Having thus described my invention, I claim:
1. An apparatus of the character described comprising a stationary tube, a hollow member having a chamber therein, bearing means carried by said tube and hollow memberto rotatably support the latter on the former with the lower end of said tube communicating with said chamber and terminating therein, sealing means carried by said member and surrounding said tube adjacent its lower end, a plurality of spaced openings through the wall of said chamber, a plate member attached to the lower end of said rotatable member, a plurality of elongated tubes each having one end connected to one of said spaced openings respectively, the said elongated tubes extending substantially radiallywith respect to the axis of the stationary tube and said plate member and having their outer ends angularly disposed to pas through spaced openings in said plate member, the said outer ends of said elongated tubes being further angularly disposed on the other side of said plate and each provided with a restricted nozzle portion, and means to supply fluid under pressur to the said stationary tube.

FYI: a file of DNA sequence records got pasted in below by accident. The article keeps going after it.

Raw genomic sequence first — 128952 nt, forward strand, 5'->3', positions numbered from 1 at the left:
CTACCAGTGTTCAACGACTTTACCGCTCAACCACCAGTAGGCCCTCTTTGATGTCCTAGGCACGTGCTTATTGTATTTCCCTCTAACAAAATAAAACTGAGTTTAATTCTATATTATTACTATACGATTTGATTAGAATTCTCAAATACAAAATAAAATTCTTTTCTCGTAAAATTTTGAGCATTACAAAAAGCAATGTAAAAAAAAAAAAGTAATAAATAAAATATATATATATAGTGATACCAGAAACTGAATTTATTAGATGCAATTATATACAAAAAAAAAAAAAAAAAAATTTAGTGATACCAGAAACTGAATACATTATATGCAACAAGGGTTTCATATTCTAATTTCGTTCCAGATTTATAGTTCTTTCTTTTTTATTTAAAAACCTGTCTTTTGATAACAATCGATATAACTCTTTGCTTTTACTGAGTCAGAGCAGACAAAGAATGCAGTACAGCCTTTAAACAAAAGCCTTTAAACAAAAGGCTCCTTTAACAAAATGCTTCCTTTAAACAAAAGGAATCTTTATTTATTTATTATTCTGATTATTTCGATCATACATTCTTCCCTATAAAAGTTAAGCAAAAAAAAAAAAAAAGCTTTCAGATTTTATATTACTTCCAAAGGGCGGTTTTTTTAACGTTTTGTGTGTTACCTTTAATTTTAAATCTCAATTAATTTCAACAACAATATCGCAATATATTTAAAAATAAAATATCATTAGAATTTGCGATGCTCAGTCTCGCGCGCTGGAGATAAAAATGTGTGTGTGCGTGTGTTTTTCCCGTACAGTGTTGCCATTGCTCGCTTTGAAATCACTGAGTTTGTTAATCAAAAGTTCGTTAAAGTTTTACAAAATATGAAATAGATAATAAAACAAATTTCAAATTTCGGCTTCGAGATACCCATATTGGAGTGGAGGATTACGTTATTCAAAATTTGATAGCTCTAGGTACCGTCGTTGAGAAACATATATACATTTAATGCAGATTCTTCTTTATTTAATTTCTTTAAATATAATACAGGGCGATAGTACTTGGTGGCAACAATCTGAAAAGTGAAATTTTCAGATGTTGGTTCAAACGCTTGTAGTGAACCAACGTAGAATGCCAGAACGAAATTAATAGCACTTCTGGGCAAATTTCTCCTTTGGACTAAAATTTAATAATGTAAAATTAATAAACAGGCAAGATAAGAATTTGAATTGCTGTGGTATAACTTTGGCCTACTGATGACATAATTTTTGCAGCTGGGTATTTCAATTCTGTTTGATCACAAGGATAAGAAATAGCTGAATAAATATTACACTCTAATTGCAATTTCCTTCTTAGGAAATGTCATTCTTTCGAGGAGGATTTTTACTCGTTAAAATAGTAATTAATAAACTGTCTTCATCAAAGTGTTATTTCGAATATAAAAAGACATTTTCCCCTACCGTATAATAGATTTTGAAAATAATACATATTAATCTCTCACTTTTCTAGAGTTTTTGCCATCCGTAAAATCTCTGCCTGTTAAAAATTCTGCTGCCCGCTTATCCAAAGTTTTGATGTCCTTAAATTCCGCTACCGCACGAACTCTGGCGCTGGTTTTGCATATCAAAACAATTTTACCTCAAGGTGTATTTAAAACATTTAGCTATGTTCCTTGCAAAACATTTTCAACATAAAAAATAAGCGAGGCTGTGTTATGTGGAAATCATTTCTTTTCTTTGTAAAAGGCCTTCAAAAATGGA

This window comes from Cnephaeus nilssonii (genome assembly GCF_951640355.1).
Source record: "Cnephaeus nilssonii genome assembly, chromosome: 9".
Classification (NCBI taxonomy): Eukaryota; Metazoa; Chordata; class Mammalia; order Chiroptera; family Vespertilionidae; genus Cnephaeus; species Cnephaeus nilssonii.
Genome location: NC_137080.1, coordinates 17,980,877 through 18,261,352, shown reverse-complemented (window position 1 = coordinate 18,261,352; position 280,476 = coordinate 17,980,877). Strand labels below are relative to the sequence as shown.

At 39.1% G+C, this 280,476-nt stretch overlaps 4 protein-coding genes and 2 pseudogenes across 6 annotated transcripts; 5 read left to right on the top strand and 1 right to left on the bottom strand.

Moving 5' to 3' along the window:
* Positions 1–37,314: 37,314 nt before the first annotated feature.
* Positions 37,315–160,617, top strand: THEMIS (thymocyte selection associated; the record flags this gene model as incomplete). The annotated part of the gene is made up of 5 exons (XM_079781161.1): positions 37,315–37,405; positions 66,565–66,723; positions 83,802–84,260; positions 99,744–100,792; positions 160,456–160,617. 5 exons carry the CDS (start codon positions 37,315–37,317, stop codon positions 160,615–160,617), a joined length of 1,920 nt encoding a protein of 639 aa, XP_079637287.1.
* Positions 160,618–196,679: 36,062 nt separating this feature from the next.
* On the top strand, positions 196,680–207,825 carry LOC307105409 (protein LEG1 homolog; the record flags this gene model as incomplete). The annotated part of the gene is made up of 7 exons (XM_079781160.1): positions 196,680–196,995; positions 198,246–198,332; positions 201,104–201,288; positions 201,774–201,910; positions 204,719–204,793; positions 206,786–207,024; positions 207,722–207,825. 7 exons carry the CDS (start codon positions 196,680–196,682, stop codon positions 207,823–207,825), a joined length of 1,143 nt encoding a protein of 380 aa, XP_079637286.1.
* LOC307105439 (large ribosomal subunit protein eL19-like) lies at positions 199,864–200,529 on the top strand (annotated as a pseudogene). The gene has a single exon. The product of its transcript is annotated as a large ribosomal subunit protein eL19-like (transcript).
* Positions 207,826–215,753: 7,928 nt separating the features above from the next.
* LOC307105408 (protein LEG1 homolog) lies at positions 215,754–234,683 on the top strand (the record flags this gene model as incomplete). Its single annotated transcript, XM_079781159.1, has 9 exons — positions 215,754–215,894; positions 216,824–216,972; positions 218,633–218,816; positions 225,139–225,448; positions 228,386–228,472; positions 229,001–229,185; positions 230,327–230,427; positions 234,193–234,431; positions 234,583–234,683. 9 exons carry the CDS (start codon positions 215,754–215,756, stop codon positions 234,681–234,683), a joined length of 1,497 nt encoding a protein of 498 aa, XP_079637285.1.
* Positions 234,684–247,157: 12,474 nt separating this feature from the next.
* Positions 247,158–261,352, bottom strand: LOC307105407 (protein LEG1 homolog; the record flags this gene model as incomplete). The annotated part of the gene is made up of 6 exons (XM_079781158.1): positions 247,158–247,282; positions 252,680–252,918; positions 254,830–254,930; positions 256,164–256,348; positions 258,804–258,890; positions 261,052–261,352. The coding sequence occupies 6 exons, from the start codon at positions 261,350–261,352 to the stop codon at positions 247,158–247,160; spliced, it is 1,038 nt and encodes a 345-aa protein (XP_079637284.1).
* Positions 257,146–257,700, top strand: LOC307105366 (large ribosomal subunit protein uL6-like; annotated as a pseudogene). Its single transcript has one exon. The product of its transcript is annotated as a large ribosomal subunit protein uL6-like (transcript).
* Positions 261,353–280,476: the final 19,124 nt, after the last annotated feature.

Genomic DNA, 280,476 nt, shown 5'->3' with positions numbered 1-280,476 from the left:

2. An apparatus of the character described comprising a stationary tube having an annular shoulder on the exterior thereof intermediate its ends, a hollow member having a chamber therein, bearing means cooperating with said hollow member and said annular shoulder on said tube to rotatably support the member on the tube with the lower end of said tube communicating with said chamber and terminating therein, sealing means carried by said member and surrounding said tube below the said shoulder and adjacent the lower end of the tube, a plurality of spaced openings through the wall of said chamber, a plurality of elongated tubes extending substantially radially with respect to the axis of the stationary tube and each provided with a restricted and angularly disposed nozzle portion at its other end, a circular plate member on the lower end of said hollow member, the said plate member being provided with a plurality of spaced openings adjacent its periphery through which the nozzle portions of said elongated tubes extend, and means to supply fluid under pressure to'the said stationary tube.
HOWELL H. WELLBORN.
(References on following page) 5 6 REFERENCES CITED Number Name Date The followin references are of record in the 1,723,014 Dahnof 6, 1929 me of this paint: 2,090,406 Thomason Aug. 17, 1937 2,203,029 Partridge June 4, 1940 UNITED STATES PATENTS 5 2,218,686 Showers 001;. 22, 1940 Number Name Date 2,325,023 Allred July 27-, 1943 457,674 Simmons Aug. 11, 1891 2,326,525 7 Diwoky Aug. 10, 1943 1,466,450 Kothe Aug. 28, 1923 2,330,124 James Sept. 23, 1943 1,697,879 Olson Jan. 8, 1929 2,418,045 Neider Mar. 25, 1947 1,711,763 White May 7, 1929 10